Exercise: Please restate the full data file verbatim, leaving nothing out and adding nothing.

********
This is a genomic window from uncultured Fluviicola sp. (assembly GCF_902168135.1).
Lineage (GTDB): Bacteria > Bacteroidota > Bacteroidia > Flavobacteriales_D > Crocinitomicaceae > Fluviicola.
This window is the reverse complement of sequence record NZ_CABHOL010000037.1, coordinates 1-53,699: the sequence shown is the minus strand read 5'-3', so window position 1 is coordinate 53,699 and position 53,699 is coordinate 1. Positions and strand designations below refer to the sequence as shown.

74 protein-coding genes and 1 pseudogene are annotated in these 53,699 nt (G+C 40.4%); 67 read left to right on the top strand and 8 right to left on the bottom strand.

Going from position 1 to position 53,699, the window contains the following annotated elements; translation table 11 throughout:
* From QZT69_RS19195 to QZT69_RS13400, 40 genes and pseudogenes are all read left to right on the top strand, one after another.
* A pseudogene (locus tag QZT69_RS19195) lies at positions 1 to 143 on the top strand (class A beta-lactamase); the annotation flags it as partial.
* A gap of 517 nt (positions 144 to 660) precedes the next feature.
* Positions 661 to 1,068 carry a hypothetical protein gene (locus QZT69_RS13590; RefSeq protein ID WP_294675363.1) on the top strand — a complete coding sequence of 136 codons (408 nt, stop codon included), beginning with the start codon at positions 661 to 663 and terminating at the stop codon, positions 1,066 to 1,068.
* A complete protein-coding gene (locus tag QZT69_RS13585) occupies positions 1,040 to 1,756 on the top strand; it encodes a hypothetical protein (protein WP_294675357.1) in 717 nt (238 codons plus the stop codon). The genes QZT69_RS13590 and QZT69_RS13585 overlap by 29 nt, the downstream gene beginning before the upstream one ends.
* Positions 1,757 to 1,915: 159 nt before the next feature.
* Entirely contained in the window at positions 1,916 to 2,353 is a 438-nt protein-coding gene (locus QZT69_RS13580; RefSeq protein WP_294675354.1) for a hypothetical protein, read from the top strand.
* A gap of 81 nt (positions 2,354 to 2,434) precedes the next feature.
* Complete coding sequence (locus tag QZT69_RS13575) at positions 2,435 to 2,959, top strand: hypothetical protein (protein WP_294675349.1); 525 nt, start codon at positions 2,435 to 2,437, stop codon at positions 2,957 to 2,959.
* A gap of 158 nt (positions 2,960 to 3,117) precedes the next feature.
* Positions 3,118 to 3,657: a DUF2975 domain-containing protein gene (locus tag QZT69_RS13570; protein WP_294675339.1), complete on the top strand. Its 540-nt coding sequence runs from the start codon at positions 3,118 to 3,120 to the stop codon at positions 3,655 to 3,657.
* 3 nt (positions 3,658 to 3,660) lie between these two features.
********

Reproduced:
This is a genomic window from uncultured Fluviicola sp. (assembly GCF_902168135.1).
Lineage (GTDB): Bacteria > Bacteroidota > Bacteroidia > Flavobacteriales_D > Crocinitomicaceae > Fluviicola.
This window is the reverse complement of sequence record NZ_CABHOL010000037.1, coordinates 1-53,699: the sequence shown is the minus strand read 5'-3', so window position 1 is coordinate 53,699 and position 53,699 is coordinate 1. Positions and strand designations below refer to the sequence as shown.

74 protein-coding genes and 1 pseudogene are annotated in these 53,699 nt (G+C 40.4%); 67 read left to right on the top strand and 8 right to left on the bottom strand.

Going from position 1 to position 53,699, the window contains the following annotated elements; translation table 11 throughout:
* From QZT69_RS19195 to QZT69_RS13400, 40 genes and pseudogenes are all read left to right on the top strand, one after another.
* A pseudogene (locus tag QZT69_RS19195) lies at positions 1 to 143 on the top strand (class A beta-lactamase); the annotation flags it as partial.
* A gap of 517 nt (positions 144 to 660) precedes the next feature.
* Positions 661 to 1,068 carry a hypothetical protein gene (locus QZT69_RS13590; RefSeq protein ID WP_294675363.1) on the top strand — a complete coding sequence of 136 codons (408 nt, stop codon included), beginning with the start codon at positions 661 to 663 and terminating at the stop codon, positions 1,066 to 1,068.
* A complete protein-coding gene (locus tag QZT69_RS13585) occupies positions 1,040 to 1,756 on the top strand; it encodes a hypothetical protein (protein WP_294675357.1) in 717 nt (238 codons plus the stop codon). The genes QZT69_RS13590 and QZT69_RS13585 overlap by 29 nt, the downstream gene beginning before the upstream one ends.
* Positions 1,757 to 1,915: 159 nt before the next feature.
* Entirely contained in the window at positions 1,916 to 2,353 is a 438-nt protein-coding gene (locus QZT69_RS13580; RefSeq protein WP_294675354.1) for a hypothetical protein, read from the top strand.
* A gap of 81 nt (positions 2,354 to 2,434) precedes the next feature.
* Complete coding sequence (locus tag QZT69_RS13575) at positions 2,435 to 2,959, top strand: hypothetical protein (protein WP_294675349.1); 525 nt, start codon at positions 2,435 to 2,437, stop codon at positions 2,957 to 2,959.
* A gap of 158 nt (positions 2,960 to 3,117) precedes the next feature.
* Positions 3,118 to 3,657: a DUF2975 domain-containing protein gene (locus tag QZT69_RS13570; protein WP_294675339.1), complete on the top strand. Its 540-nt coding sequence runs from the start codon at positions 3,118 to 3,120 to the stop codon at positions 3,655 to 3,657.
* 3 nt (positions 3,658 to 3,660) lie between these two features.